DARWIN'S theory of natural selection is commonly summed up as the survival of the fittest. This theory suggests that nature selects organisms which are better suited to the current environment to survive and reproduce, hence allowing only the fittest to prevail.
Harsh as it may seem, this theory applies in the working world as well.
Entering a new workplace poses many challenges: getting used to a new culture, integrating with different colleagues and dealing with the demands of a new job.
These prospects may seem daunting initially, especially if you are a reserved person who is uncomfortable about stepping out of your comfort zone.
However, with the right mindset, change can be a positive experience and the transition to a new workplace an enjoyable and insightful process.
For this to happen, you need to understand why cultivating the skills to adapt to a new environment is important.
Change management is becoming an increasingly important issue. With volatile financial markets resulting in the restructuring of many organisations, it is crucial to learn how to alter your strategy and respond to these changes.
Many people enter a new job solely concerned about coping with the job scope and ignoring other aspects such as developing relationships with colleagues and adapting to the culture.
Consider the example of an analyst from a small fund management firm with flexible hours and lunch breaks, where members of the same department always eat together, joining a global bank where relationships among colleagues are less personal and hours are more stringent.
If the analyst is not prepared for such an immense change in his working environment, it is likely that he will be unhappy and feel that his colleagues are very unfriendly, when in actual fact they are merely doing what they are used to.
On the other hand, if the analyst had thought about the kind of environment he may face and how to respond to it, he will feel less upset and not allow it to affect his performance in any way.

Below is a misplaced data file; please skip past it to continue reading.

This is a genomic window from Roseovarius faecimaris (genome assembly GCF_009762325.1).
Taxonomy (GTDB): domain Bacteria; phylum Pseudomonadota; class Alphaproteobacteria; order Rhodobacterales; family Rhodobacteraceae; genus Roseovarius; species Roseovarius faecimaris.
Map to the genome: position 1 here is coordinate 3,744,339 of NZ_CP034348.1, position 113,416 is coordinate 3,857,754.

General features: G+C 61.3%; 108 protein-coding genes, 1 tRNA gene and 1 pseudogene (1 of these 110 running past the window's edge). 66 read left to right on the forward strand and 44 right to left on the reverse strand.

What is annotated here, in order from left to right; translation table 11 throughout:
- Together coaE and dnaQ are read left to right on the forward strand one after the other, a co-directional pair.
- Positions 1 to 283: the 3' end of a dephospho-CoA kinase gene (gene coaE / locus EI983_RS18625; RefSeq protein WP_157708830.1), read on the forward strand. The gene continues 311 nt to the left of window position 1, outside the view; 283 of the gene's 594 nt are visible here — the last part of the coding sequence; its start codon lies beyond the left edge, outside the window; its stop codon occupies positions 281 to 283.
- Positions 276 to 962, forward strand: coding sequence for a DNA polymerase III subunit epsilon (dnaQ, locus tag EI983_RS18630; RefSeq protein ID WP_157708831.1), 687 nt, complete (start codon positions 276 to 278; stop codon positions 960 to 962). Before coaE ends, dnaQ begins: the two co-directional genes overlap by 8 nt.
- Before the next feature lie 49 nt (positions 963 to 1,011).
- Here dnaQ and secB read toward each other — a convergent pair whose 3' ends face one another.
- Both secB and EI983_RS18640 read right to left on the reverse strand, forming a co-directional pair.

Change can occur in two ways - as a response to a situation or as a choice. Most people end up responding to adverse environments rather then pre-empting situations and acting in a manner that makes the best of them.
Let us assume the analyst has always been working independently and has greater control over making decisions. But now he has to report to a manager who wants to be consulted on most matters.
If the analyst has not researched the working culture of his new firm, he may end up feeling restricted. This situation may provoke him to make unauthorised decisions or cause him to perform below par.
If he had embraced the change positively, he could have discussed the scope of his job in detail with his manager prior to starting work. His manager may have even been willing to give him more leeway, resulting in a happier outcome for the analyst.
This example illustrates how important it is to act rather than to react. Every environment has its unique strong points. The key to successfully adapting to a new environment is not to completely abandon the old but to identify and consciously select which of your old habits will be useful in your new environment.
The trickiest part of successfully integrating into a new environment is handling human relationships successfully. Though you want to create a support system of friends, you do not want to come across as over-eager and insincere when you are first settling in.
Be honest and warm, and you will come across as genuine to your colleagues. Establish strong relationships with your managers, as they are the ones who will help you when you face difficult situations.
Enter a new job with an open mind and welcome the idea of learning from different cultures and people.
Learning to embrace change in your working environment and treating it as a learning experience will lead to greater personal growth and happiness.